Sarah Reinhard is a Catholic wife, mom, writer, editor, marketing professional, and coffee drinker. You’re just as likely to find her hiding out back with a book as you are to discover her playing in the yard with a few farm animals (or wait — are those her kids?) She is the author of many books, the most recent of which she co-edited with Lisa Hendey: The Catholic Mom’s Prayer Companion: A Book of Daily Reflections. She blogs at SnoringScholar.com and writes online regularly at CatholicMom.com and Integrated Catholic Life. Reinhard holds a master’s degree in marketing and communications and has worked for many years in corporate and nonprofit organizations. She lives in central Ohio with her husband and children.
I always hesitate to accept review copies of music. I don’t consider myself an expert on music; enjoying a good album or a certain kind of sound just makes me a fan.
But when I listened to the two albums that were in my mailbox, I knew I had to share about them here. They’re simply too good not to.
O Day of Resurrection!: Liturgy of the Hours for Sunday (Jade Music) is a 27-track recording of the monks from the New Camaldoi Hermitage in Big Sur, California. The tracks are, specifically, the monks chanting the Liturgy of the Hours in their chapel at the hermitage.
It’s divided into the sections corresponding with the way the Liturgy of the Hours is prayed: Vigils, Lauds, Vespers, and Compline. Though it lacks the readings that each hour would have (these change by the specific day), it is a beautiful compilation.
It’s an opportunity to hear and participate in a slice of religious life. Though I try to pray parts of the Liturgy of the Hours as my schedule permits, my prayer lacks both the community aspect and the beauty that this album encapsulates. Listening to the chant — which I’m sure is done just as the monks would normally do it, because this is part of their normal routine — takes me deeper into the prayers themselves.
The Psalms come alive, and I can’t help but hope that the monks consider making more albums for other days and seasons.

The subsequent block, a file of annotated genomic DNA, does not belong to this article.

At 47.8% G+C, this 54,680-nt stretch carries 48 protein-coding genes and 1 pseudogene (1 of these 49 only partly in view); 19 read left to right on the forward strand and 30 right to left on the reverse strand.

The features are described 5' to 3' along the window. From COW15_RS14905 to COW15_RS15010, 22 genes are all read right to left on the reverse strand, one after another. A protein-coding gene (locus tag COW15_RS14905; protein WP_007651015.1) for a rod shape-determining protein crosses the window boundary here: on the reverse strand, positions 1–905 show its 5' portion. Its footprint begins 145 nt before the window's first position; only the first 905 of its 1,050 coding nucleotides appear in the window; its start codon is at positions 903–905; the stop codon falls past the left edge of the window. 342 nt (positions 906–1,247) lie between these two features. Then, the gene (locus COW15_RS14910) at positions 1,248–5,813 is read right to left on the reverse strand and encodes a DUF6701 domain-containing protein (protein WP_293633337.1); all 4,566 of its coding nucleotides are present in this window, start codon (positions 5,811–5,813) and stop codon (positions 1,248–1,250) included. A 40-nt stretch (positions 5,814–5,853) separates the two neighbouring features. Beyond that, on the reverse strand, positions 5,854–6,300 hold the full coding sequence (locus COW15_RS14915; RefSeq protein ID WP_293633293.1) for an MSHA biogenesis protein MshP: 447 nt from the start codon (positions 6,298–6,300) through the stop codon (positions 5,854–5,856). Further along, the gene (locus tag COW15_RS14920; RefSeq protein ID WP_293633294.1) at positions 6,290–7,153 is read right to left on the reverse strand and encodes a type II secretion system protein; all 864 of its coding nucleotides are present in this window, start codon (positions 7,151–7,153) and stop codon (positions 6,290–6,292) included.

Here's a behind-the-scenes video to give you a taste:
Christmas in Harvard Square (AimHigher Recordings) features the amazing Boys of St. Paul’s Choir School. Though this isn’t their first album, it’s the first nationally released version. (It was featured recently here at the Register.) And, from what I’ve read, it’s doing well: in its opening week, it took the number 2 spot on the Billboard magazine overall Classical Traditional Chart, number 6 on the Classical Chart, and number 4 on the overall Seasonal Chart, which includes all Christmas and holiday albums.
This is the kind of Christmas music that makes me not mind Christmas music before Thanksgiving. “It reminds me of being in church,” my mother-in-law said when we played it at her house. “It’s great!”
I’m not usually a big listener of Christmas music before about the third or fourth week of Advent. I’ve found that it just burns me out sooner and feeds my inner Scrooge. However, after listening to this, I can’t help but wonder if the the kind of Christmas music influences my negative mindset as much as the fact that it’s Christmas music.
Included among the 19 tracks are such favorites as “O Come All Ye Faithful” and “Hark! The Herald Angels Sing.” There are also songs I’ve never heard, but immediately loved, such as “Jesus Christ The Apple Tree” and “A Maiden Most Gentle.”
This album really captures the Advent and Christmas mindset from a Christian perspective. It’s beautiful and professional
For more about the school and the album, watch this video: